after 24 round trips with four more CECE engines could maximize the
RLV-4's reusability allowing the vehicle to conduct up to 48 round trips to the lunar surface before-- if it is refueled less than 50 times.
|Basic RLV-4 cargo lunar lander with solar panels on four sides of the octagon shaped vehicle and radiators on four sides of the vehicle|
At its corners, the maximum diameter of the RLV-4 octagon would be 8.44 meters with a distance between each opposite 3.23 meter side of the octagon being approximately 7.8 meters. With the legs folded during launch aboard an SLS vehicle within a 10 meter fairing, the RLV-4 could easily fit within the internal 9.1 meter dynamic envelope of the payload fairing.
|Notional RLV-4 LOX/LH2 cyotank configuration within the octagon shaped vehicle|
NASA currently envisions only an 8.4 meter fairing for it's use of the
SLS, it would be in the economic interest for the SLS partnership to quickly develop its originally intended 10 meter fairing in order to have a
clear competitive advantage over vehicles like the Space X's future
Starship which will have a 9 meter payload bay with probably an 8.1
meter dynamic envelope. However, Blue Origin's 7 meter in diameter New
Glenn launch vehicle could be competitive since it should also be
capable of accommodating payload fairings up to 10 meters in diameter.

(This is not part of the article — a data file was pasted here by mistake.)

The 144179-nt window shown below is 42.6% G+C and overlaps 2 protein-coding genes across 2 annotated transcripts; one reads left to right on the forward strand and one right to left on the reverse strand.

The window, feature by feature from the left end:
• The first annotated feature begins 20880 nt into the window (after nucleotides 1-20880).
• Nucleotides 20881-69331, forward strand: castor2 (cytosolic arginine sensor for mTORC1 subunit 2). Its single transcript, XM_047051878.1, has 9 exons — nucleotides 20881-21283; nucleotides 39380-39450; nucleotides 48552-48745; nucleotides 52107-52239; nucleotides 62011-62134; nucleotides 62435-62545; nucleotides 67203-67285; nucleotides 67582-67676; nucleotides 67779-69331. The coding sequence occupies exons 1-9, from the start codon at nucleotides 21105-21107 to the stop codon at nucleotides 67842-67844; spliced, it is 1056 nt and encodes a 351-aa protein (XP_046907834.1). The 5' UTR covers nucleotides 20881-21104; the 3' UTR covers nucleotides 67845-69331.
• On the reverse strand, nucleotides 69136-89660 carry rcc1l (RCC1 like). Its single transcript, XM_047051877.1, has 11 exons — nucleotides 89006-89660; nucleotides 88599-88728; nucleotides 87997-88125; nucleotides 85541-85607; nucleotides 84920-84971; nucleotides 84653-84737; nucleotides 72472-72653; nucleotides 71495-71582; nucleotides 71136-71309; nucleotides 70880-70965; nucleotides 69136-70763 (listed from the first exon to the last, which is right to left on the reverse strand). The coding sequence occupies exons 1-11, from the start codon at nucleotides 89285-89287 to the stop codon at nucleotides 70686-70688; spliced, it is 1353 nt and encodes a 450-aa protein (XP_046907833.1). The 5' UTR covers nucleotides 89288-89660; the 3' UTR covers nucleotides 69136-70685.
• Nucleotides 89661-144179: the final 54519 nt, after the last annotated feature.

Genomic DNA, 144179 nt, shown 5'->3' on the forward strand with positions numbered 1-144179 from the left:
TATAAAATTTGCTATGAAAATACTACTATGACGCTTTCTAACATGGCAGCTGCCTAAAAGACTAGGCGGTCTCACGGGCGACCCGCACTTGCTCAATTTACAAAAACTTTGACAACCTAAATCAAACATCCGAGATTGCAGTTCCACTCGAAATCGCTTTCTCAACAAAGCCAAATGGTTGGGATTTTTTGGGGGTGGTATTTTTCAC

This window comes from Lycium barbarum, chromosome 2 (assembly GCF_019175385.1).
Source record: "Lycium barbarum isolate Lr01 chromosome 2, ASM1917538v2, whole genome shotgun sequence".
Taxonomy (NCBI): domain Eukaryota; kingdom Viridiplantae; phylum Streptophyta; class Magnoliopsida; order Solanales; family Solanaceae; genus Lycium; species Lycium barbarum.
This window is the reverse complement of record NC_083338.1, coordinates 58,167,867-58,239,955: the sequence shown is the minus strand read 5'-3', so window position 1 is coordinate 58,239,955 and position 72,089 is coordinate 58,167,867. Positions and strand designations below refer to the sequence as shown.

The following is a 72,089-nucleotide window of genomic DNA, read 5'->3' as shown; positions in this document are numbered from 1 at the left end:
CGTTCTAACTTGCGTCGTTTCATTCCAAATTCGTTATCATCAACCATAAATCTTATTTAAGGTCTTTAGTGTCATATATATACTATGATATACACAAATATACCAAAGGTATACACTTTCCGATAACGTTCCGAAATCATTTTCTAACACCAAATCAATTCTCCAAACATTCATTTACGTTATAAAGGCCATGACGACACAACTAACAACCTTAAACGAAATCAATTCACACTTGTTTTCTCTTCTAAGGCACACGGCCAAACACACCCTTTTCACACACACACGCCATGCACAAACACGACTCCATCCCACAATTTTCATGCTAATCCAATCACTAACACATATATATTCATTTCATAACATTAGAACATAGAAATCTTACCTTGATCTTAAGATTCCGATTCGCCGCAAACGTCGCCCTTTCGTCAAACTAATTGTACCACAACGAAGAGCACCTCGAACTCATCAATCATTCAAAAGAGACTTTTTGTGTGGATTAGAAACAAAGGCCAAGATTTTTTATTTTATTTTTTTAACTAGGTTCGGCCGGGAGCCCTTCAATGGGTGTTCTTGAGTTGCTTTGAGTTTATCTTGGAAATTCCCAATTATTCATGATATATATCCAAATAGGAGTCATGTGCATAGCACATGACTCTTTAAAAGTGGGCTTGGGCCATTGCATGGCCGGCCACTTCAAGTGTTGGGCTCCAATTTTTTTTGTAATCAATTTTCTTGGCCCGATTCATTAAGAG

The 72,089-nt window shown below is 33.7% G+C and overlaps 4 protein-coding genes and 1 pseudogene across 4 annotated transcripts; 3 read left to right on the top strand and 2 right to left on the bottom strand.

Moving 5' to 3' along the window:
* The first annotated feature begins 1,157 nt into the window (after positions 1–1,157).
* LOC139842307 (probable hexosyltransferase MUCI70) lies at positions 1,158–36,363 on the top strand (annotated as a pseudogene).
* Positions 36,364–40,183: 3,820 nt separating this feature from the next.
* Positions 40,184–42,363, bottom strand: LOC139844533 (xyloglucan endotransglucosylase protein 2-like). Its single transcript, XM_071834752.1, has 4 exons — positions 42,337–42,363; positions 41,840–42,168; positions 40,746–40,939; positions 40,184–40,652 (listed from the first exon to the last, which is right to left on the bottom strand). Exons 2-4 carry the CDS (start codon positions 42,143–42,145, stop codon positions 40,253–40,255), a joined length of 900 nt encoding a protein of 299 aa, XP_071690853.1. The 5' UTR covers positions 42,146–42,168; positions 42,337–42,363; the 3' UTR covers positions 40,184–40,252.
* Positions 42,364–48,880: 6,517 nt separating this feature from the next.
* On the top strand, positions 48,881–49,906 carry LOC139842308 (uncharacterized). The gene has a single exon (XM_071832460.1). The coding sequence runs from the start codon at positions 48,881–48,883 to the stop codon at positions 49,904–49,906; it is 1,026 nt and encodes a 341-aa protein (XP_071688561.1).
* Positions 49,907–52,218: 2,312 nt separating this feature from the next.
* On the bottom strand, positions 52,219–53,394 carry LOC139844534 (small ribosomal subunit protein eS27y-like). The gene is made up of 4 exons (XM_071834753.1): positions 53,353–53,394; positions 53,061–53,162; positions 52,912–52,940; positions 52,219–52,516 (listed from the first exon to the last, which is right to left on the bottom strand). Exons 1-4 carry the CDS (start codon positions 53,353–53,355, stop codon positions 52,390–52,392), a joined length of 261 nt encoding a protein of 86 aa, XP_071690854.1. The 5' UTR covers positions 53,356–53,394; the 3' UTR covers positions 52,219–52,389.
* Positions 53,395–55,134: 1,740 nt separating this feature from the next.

With an 8.4 meter diameter for the SLS
core vehicle, the SLS should be capable of accommodating payload
fairing sizes up to 12 meters in diameter with internal dynamic
envelopes up to 11.1 meters in diameter.
Lockheed Martin, could supply basically the same Orion derived crew
habitat module for the RLV-4 as it will for the Artemis National Team
(Blue Origin, Lockheed Martin, Northrup Grumman, Draper) that will
deploy a lunar crew lander to the Moon for NASA-- but without the added complexity and the expense
of the ascent propellant architecture.
Utilizing propellant depots deployed at LEO, the RLV-4 should be able to transport crews from LEO to NRHO with less than 24 tonnes of propellant.
But round trips between NRHO and the lunar surface could require nearly 48 tonnes of LOX/LH2.
Supplying a propellant depot at LEO with enough propellant for a RLV-4 crew mission to NRHO would only require a single Vulcan-Centaur launch (Vulcan-Centaur 562).
However, supplying water or propellant to depots located at NRHO for a single lunar mission would require eight Vulcan-Centaur launches for the round trip between NRHO and the lunar surface plus an additional four Vulcan-Centaur launches to NRHO to fuel the return trip of the RLV-4 back to LEO from NRHO.
So a single lunar mission would require at least 13 Vulcan-Centaur propellant launches costing more than a billion dollars in propellant cost alone for a single mission. But such cost would still be competitive with architectures that require at least one SLS/Orion launch plus additional commercial launches for a lunar crew missions.
However, propellant cost for the RLV-4 architecture would fall dramatically once hydrogen and oxygen were being produced on the lunar surface. And that would mean that only a single Vulcan-Centaur propellant launch to LEO would be required for a lunar mission.
Propellant destined for depots
located at NRHO could come from the lunar surface. And a RLV-4 tanker